Peregrine: adj. wandering, roving
Peddler: n. one who travels about selling wares
I think these terms are redundant, but heck, they both begin with P and describe a business opportunity for this economic downturn.
Running a bricks and mortar store is expensive. You have to keep an inventory and pay for rent, utilities, insurance, and a sales staff. Because sales are down, many people have closed their shops and are attempting to conduct their business online – some successfully, some not so much (yet, anyway).
An acquaintance of mine, a jeweler, was one of those who shut his shop. This was unfortunate because at a charity auction some months earlier I had bid on a $50 gift certificate towards a piece of jewelry or a repair at his store.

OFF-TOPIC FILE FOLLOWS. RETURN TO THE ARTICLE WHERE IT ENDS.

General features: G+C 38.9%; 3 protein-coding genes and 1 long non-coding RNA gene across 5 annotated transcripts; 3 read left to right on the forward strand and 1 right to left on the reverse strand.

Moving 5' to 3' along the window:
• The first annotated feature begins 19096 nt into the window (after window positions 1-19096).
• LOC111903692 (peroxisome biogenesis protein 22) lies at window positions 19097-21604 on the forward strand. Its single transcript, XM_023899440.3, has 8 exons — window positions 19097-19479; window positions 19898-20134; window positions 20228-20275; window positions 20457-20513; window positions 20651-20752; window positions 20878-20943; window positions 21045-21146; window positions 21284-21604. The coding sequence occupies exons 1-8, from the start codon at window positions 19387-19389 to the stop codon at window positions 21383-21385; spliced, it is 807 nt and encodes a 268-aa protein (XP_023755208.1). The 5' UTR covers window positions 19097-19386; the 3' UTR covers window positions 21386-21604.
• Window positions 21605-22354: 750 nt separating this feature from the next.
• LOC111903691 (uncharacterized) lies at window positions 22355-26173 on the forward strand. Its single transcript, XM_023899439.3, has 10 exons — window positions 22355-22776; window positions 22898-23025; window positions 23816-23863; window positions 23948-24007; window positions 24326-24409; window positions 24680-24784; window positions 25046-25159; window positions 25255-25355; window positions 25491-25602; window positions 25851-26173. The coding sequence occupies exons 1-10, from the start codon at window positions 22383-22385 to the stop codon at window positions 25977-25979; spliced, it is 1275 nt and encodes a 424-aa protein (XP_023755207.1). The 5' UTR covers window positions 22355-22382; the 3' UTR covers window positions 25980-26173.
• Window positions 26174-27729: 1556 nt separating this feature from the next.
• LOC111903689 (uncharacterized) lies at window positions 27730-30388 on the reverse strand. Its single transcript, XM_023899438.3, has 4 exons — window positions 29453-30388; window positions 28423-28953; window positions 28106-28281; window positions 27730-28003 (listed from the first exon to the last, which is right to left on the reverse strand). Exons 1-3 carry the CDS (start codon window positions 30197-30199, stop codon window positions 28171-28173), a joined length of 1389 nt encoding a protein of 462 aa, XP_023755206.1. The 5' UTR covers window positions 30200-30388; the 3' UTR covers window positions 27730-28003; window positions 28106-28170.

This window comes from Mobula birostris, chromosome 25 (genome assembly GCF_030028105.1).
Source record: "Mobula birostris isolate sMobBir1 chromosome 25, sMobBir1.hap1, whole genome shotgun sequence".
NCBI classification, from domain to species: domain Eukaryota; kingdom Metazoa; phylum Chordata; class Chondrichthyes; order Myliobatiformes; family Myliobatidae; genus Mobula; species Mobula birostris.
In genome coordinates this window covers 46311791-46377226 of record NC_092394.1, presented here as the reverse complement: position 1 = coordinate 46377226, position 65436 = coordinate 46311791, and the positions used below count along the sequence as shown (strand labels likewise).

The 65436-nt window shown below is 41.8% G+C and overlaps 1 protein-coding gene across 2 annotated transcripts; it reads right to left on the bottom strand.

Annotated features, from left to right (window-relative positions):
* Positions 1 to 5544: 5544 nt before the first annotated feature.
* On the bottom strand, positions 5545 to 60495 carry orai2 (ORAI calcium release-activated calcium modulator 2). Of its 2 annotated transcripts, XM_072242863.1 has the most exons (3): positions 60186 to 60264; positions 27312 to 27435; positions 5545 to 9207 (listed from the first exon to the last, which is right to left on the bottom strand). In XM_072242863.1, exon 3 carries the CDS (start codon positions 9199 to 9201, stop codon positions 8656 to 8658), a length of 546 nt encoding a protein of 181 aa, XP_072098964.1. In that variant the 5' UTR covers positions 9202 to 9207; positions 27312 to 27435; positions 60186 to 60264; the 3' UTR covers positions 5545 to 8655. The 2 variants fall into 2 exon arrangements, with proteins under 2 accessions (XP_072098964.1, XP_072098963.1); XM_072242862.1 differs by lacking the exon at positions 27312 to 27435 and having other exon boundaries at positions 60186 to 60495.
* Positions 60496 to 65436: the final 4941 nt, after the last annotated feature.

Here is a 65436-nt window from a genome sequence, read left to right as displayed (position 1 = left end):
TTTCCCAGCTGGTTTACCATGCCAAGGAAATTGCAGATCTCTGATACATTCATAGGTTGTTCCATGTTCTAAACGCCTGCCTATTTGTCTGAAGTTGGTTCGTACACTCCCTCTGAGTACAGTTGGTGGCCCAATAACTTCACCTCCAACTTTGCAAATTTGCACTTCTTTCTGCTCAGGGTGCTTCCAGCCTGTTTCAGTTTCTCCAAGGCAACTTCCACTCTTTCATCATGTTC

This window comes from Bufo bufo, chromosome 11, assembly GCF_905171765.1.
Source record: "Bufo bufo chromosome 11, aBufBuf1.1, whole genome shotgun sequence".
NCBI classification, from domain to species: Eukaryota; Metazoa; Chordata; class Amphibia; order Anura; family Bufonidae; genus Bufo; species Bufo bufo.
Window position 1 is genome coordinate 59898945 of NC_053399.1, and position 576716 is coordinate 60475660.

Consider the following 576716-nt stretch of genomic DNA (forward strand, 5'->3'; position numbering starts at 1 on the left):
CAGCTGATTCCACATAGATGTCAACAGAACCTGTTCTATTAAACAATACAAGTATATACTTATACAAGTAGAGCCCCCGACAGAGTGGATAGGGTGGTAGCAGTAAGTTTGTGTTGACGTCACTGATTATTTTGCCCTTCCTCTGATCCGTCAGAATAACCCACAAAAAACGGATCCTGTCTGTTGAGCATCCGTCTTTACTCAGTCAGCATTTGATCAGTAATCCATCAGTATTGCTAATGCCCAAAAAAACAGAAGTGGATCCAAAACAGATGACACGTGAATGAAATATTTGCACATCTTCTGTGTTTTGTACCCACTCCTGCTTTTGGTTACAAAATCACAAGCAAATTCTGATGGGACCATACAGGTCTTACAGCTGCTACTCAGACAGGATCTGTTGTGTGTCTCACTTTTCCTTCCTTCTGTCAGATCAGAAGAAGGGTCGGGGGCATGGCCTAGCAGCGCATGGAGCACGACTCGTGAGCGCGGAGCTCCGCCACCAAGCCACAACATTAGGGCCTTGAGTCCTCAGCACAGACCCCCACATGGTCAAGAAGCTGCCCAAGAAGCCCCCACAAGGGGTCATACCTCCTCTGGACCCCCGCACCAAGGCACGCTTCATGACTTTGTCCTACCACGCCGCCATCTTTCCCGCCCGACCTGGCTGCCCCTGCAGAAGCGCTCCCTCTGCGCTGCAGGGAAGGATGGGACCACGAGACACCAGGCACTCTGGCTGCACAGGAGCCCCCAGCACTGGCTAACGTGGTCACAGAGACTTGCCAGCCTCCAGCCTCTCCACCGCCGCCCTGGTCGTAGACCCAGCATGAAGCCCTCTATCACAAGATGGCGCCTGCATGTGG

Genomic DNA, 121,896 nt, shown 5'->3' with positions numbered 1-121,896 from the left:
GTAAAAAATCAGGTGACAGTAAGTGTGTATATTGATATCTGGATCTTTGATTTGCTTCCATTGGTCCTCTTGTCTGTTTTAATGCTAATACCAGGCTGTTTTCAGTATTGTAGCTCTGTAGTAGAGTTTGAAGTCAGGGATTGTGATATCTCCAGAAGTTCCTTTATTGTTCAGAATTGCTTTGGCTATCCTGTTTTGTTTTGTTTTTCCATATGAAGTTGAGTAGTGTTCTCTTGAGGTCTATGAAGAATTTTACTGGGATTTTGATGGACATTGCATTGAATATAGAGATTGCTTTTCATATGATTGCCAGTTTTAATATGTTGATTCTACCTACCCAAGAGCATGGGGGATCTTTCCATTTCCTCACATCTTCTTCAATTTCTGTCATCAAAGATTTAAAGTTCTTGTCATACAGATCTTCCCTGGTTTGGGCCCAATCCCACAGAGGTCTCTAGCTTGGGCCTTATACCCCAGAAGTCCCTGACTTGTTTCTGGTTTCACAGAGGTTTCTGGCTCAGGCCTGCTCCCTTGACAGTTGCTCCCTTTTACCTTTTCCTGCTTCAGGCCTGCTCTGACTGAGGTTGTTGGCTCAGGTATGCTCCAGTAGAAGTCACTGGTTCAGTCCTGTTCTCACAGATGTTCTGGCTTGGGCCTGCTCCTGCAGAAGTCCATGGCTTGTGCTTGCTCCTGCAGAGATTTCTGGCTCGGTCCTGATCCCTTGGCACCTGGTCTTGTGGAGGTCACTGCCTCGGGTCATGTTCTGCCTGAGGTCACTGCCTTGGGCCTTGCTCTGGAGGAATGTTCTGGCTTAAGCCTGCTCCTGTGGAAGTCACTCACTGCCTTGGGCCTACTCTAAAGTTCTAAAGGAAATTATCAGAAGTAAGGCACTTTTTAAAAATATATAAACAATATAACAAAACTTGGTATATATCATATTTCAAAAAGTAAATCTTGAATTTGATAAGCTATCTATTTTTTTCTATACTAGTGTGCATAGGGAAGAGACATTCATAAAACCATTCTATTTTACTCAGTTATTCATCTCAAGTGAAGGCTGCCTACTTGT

I consoled myself that at least the charity had gotten the $50.
But then last week he called to say he’d be in my neighborhood and could swing by and take a look at repair work. From his old-fashioned doctor’s bag emerged all sorts of tools and spare parts. On the spot he fixed a broken earring, measured my finger for the ring that needed to be bigger, dated, appraised and gave me some history on my grandmother’s watch, and helped me decide how best to convert an old pin into a pendant. He put all my bits that needed bench work into those carefully labeled little envelopes jewelers use for repair orders.
My jeweler is forging a new life as a mobile craftsman. (He already had a loyal clientele who trusted him – he’s also bonded – and he’s listed his service on the web.) Now twice a week he makes the rounds of our county picking up and delivering jewelry from people’s homes. On the weekends he completes the work in his studio.
Until he gets his mobile business more established he’s gone back to work for a major jewelry chain. Meanwhile, I sure appreciated the convenience and undivided attention of the house call. And he says he likes getting out too.
Is this the wave of the future?